Updated 20 March 2023
RIYADH: Riyadh’s first European Food Festival brought unique flavors and experiences to visitors who embarked on a culinary journey of Europe in the heart of Saudi Arabia.
Organized by the EU delegation in Riyadh, in cooperation with the various embassies of EU member states, the Saudi Commission for Culinary Arts, and the Diplomatic Quarter in Riyadh, the festival took place on March 16 and 17.
The festival was kicked off by Jaap Ora, project manager of the EU Embassy in Riyadh. In his speech, Ora expressed his joy at the organization of the event, which brings together several European countries to share their culinary traditions with their Saudi friends.
He mentioned loyal hotel partners, including the Hilton Hotel, the Radisson Blu Hotel and others, and expressed his gratitude to all the partners including the Saudi Arabian Chefs Association, the Culinary Arts Commission, and Mayada Badr and her team for their generous support of the initiative and for bringing a Saudi element, namely Saudi coffee, to the event.
Ora told Arab News: “The idea of such a festival was born out of the mutual love shared by Europeans and Saudis for good food as well as our desire to show the diversity and quality of European food and share the richness and refinement of European cuisine available in Saudi Arabia.”
The idea of such a festival was born out of the mutual love shared by Europeans and Saudis for good food as well as our desire to show the diversity and quality of European food and share the richness and refinement of European cuisine available in Saudi Arabia.
Jaap Ora, Deputy head of EU mission to KSA
He added: “Countries share their culture among themselves. Those who come to Saudi Arabia from abroad admire the Saudi culinary traditions and hospitality. Tonight, we invite you to be travelers visiting Europe, experiencing the richness of European cuisine.”
The participating countries at the festival presented visitors with an assortment of culinary specialities.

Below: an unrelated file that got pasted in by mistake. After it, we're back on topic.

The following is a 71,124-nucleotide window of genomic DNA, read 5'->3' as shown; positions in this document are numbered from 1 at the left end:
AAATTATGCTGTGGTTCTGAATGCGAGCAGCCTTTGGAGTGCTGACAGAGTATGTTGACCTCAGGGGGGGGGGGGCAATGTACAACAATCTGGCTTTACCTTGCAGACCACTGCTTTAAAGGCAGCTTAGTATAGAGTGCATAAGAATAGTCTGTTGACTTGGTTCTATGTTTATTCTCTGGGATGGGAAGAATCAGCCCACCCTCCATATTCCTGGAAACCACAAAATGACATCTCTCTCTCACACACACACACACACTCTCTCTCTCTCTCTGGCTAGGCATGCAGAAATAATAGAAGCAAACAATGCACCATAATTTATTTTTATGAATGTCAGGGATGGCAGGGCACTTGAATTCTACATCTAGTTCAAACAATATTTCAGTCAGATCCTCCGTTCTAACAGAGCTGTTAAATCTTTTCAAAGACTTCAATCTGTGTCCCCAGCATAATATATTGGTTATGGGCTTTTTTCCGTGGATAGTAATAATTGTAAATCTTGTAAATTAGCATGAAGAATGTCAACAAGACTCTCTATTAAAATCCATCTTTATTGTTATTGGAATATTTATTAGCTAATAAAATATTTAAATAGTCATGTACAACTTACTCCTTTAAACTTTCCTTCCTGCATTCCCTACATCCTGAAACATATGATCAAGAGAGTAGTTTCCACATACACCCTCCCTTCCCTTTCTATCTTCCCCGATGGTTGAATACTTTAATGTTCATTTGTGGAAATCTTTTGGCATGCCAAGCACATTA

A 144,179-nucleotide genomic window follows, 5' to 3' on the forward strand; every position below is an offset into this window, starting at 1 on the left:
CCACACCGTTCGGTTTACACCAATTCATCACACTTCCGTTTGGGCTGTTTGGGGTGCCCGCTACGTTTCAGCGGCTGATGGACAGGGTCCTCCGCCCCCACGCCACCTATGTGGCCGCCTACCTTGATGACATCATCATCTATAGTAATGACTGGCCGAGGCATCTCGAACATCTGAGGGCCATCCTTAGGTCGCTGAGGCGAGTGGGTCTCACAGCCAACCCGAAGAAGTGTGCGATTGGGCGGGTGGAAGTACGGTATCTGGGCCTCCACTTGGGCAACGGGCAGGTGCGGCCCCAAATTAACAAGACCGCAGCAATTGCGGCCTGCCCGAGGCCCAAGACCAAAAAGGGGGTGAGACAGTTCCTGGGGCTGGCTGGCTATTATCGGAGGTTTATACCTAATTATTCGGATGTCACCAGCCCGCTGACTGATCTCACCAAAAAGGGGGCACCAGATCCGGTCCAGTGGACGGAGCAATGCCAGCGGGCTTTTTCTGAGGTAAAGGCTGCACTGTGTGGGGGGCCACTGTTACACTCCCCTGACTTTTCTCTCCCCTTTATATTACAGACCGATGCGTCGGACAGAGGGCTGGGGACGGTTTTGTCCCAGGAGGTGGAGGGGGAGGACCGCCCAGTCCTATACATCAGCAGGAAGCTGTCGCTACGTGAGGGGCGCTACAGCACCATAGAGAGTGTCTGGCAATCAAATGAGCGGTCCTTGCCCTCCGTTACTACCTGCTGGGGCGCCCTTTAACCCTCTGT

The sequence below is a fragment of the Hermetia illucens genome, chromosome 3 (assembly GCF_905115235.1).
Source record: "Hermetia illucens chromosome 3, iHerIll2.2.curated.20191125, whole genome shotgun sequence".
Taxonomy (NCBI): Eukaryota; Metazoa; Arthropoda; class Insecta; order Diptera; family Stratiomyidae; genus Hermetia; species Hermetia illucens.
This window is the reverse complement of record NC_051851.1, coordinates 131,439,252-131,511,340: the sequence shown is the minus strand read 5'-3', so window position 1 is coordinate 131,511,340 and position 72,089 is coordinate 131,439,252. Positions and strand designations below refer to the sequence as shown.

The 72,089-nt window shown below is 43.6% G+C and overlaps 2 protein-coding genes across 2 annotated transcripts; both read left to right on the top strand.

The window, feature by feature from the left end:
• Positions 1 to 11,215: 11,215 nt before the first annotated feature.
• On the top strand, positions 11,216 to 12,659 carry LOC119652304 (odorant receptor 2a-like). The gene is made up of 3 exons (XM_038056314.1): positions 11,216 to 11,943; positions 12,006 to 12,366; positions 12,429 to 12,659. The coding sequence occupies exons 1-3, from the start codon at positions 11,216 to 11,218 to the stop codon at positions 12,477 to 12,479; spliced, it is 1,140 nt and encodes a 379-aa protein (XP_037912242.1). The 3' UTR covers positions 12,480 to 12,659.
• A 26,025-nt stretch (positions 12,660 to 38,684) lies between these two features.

Belgium delighted visitors with tender, lightly caramelized Liège waffles. The Czech Republic highlighted the best cronuts in Prague from the Oh Deer Bakery, while Denmark brought forth juice and cake with dried fruits. The Netherlands prepared Dutch waffles for festival-goers, a favorite among children.
French restaurant Chez Bruno presented risotto, pasta, and pizza, as well as cool lemonade with cucumbers, and elderflower syrup, which tastes a bit like litchi and is known for its medicinal properties.
Several prominent French bakeries were present at the festival, including La Grenier à Pain, La Vie Claire, Fareen, and Eric Kayser with croissants stuffed with frangipane or pistachio cream, savory croissants, madeleines, quiche, brioche, meringues, and macarons. The Crêpe House was loved by adults and children alike, who patiently stood in line and appreciated and enjoyed the festival atmosphere with its international colors and smells.
Italy was strongly represented with a wide variety at the Eataly stand, from lasagnas, cannelloni, pizza, and unbeatable gelato that brought the flavors and colors of Italy to the Kingdom.
Riyadh’s first European Food Festival brought unique flavors and experiences to visitors who embarked on a culinary journey of Europe in the heart of Saudi Arabia. The festival, which took place on March 16 and 17, was organized by the European Union delegation in Riyadh, in cooperation with the Embassies of the EU member states, the Saudi Commission for Culinary Arts, and the Diplomatic Quarter.
The Spanish pavilion, Azura Tour de Espana, conquered visitors’ taste buds with its paella. Halal versions of wine and beer also sparked curiosity.
A Flamenco group performed to a lively repertoire of Spanish songs, and the atmosphere of the festival was elevated by the warm singing and the graceful dancing.
The Delta Cafe from Portugal offered a variety of dome-shaped lotus cakes. The famous Portuguese music group Al-Manata, formed by Portuguese expatriates who met in Saudi Arabia, also presented a set of Portuguese songs.
Yasser Jad, president of the Saudi Arabian Chefs Association and a consultant for the culinary hotel industry, explained the association’s competition, held in conjunction with the festival, to Arab News.
“It is a two-day competition sponsored by Tamimi Market and Qasr Al-Awani. There are two categories, one for traditional and modern Saudi cuisine and one for international cuisine since the ingredients for it come from countries in the EU,” he said.
“The chef/candidate must present a starter and a main. They have one hour to finalize and present their dishes.”
He added that a jury of two will give a score based on pre-defined criteria that they had decided upon.